banquet. On such occasions the hall was cleared by turning the tables up, that is, laying the tops and trestles of the dining tables against the wall. "A hall, a hall!" is the cry generally met with in the old plays as the sign for this preliminary. Unless they were dancing the measure, or the equally slow and dignified pavin, it was customary for the men dancers to unhasp their swords and to give them to a page or to one of the torchbearers. Prizes were frequently given at the end of an evening's dancing for the best dancer among the women, much as prizes are given at card parties to-day. Cavendish alludes to this habit. "And after supper and the banquet finished, the ladies and gentlemen went to dancing: among whom one Madam Fountaine, a maid, had the prize."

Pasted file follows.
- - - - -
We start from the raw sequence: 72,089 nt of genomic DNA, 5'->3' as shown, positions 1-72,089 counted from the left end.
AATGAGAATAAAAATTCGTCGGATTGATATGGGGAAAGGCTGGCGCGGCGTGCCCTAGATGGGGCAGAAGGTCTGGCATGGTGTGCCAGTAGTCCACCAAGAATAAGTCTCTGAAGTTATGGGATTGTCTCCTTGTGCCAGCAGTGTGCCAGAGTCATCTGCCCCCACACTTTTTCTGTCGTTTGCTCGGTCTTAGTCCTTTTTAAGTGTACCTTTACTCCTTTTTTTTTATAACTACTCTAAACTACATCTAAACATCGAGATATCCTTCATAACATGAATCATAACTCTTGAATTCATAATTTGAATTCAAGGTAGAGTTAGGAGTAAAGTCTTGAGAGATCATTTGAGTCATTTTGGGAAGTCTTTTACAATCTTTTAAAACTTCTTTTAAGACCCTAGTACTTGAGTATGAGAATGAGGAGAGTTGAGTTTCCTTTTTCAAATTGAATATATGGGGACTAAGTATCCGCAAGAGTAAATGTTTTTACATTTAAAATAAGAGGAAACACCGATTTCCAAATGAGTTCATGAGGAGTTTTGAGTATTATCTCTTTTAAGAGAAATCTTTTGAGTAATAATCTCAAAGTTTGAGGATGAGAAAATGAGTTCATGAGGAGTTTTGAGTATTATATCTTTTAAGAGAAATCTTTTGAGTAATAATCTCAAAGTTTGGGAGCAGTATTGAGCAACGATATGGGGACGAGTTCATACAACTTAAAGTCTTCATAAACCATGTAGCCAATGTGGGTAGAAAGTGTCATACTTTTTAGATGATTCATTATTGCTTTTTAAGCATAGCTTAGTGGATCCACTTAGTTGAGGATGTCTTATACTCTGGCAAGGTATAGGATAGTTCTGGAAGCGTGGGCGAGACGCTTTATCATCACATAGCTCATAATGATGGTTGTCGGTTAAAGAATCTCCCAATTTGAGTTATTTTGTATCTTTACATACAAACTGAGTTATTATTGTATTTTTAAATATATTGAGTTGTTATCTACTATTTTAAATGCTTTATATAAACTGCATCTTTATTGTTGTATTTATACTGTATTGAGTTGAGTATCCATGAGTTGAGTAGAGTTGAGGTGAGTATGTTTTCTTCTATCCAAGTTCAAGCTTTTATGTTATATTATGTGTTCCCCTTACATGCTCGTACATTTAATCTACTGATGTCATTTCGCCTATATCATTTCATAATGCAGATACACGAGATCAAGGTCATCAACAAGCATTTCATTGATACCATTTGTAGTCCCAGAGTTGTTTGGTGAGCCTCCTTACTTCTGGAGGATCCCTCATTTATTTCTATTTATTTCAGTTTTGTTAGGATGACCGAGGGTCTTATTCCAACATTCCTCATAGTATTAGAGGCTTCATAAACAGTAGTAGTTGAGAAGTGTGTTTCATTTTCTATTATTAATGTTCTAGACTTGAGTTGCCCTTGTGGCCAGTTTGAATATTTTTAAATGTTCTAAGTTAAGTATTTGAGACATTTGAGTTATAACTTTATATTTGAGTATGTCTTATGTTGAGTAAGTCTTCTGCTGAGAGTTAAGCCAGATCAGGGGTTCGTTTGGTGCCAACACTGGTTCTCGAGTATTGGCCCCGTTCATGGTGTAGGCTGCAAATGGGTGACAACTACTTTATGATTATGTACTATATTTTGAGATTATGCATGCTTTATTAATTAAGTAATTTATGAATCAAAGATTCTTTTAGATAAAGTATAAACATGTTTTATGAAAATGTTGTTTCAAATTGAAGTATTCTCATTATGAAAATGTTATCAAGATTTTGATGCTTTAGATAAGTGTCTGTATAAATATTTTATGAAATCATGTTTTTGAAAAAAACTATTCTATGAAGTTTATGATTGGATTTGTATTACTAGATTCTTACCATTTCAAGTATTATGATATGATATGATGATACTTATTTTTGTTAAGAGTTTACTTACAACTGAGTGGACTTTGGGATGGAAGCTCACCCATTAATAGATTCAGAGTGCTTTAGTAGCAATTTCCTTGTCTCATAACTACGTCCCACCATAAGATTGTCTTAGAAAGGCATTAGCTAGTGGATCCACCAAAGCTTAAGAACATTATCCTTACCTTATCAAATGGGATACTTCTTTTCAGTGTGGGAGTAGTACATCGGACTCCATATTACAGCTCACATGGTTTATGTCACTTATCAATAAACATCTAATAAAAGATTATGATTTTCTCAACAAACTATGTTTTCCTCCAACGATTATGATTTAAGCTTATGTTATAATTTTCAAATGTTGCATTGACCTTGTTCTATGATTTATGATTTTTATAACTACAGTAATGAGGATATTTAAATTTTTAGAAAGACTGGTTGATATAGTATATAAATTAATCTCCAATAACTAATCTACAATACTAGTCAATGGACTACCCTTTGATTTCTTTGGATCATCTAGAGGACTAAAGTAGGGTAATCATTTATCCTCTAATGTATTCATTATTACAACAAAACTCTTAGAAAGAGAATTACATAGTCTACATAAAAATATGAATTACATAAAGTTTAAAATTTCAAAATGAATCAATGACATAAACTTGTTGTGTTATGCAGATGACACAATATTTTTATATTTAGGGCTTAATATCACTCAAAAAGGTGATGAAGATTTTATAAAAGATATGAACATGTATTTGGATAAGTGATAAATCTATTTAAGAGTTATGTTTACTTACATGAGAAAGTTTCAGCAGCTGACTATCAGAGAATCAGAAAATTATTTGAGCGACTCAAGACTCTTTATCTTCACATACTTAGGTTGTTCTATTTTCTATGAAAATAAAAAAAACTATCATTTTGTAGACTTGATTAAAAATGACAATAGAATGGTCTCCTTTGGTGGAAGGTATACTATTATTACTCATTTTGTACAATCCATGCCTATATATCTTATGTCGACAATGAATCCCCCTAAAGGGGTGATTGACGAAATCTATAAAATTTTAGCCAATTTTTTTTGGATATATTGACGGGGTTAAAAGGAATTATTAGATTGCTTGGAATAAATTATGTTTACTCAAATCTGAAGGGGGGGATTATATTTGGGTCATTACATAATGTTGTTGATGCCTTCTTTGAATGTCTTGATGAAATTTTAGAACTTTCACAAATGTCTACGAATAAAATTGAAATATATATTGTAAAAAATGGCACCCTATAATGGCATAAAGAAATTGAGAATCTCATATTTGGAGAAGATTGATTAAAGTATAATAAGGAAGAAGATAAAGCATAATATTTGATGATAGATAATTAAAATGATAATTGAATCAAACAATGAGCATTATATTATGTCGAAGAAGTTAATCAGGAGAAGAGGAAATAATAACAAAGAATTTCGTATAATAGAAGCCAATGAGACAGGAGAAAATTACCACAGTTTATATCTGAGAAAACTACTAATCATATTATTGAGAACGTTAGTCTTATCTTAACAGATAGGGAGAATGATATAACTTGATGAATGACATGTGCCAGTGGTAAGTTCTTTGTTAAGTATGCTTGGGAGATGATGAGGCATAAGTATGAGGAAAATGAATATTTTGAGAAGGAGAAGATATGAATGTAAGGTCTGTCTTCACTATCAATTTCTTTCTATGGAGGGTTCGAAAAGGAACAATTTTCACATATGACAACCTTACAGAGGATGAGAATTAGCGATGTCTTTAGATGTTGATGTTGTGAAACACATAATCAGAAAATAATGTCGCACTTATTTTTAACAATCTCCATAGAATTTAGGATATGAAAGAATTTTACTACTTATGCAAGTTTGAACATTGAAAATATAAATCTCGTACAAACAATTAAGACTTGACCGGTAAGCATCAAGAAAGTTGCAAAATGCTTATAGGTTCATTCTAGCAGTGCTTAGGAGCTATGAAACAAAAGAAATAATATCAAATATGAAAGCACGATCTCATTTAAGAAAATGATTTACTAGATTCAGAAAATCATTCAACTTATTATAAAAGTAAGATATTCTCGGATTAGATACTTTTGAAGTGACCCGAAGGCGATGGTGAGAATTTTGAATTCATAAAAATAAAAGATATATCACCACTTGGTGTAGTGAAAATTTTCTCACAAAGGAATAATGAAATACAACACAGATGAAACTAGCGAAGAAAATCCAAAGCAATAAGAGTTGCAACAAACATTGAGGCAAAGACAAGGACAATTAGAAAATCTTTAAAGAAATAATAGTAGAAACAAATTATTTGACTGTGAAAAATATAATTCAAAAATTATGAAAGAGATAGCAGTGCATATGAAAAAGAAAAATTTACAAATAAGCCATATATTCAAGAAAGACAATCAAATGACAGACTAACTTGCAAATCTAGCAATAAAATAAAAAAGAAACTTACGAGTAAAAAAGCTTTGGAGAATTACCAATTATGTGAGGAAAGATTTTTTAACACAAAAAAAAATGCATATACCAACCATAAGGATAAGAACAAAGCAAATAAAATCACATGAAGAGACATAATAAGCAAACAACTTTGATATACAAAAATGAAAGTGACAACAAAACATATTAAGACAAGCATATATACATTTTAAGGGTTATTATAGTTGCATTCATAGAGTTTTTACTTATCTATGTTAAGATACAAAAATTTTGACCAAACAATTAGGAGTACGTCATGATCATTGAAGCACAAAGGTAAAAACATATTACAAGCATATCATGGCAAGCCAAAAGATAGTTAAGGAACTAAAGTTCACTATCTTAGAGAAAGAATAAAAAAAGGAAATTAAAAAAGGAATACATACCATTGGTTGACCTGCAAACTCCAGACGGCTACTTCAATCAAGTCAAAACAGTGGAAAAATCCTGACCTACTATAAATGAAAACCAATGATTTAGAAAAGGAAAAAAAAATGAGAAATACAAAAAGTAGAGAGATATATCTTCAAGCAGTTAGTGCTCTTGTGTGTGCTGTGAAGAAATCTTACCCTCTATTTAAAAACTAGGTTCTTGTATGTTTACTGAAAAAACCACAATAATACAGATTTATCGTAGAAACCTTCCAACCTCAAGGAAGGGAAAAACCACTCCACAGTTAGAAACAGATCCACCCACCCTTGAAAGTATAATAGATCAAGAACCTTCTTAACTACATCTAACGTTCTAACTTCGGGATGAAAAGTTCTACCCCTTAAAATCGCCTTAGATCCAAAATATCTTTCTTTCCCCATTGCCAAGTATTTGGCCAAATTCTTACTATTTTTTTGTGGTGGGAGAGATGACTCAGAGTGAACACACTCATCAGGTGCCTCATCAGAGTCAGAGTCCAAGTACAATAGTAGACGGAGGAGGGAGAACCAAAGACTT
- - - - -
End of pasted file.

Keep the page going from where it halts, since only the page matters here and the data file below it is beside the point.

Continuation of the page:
Elsewhere in the present volume something is said about the special kinds of cozenage so much more prevalent then than now in England. Here, however, is a more suitable place to speak of the almost universal custom of dice play and gambling. The following tirade dates from 1586:
"But there are in the bowels of this famous citie [London], farre more dangerous plays, and little reprehended: that wicked plays of the dice,
- Life of Wolsey, Temple Ed., p. 80.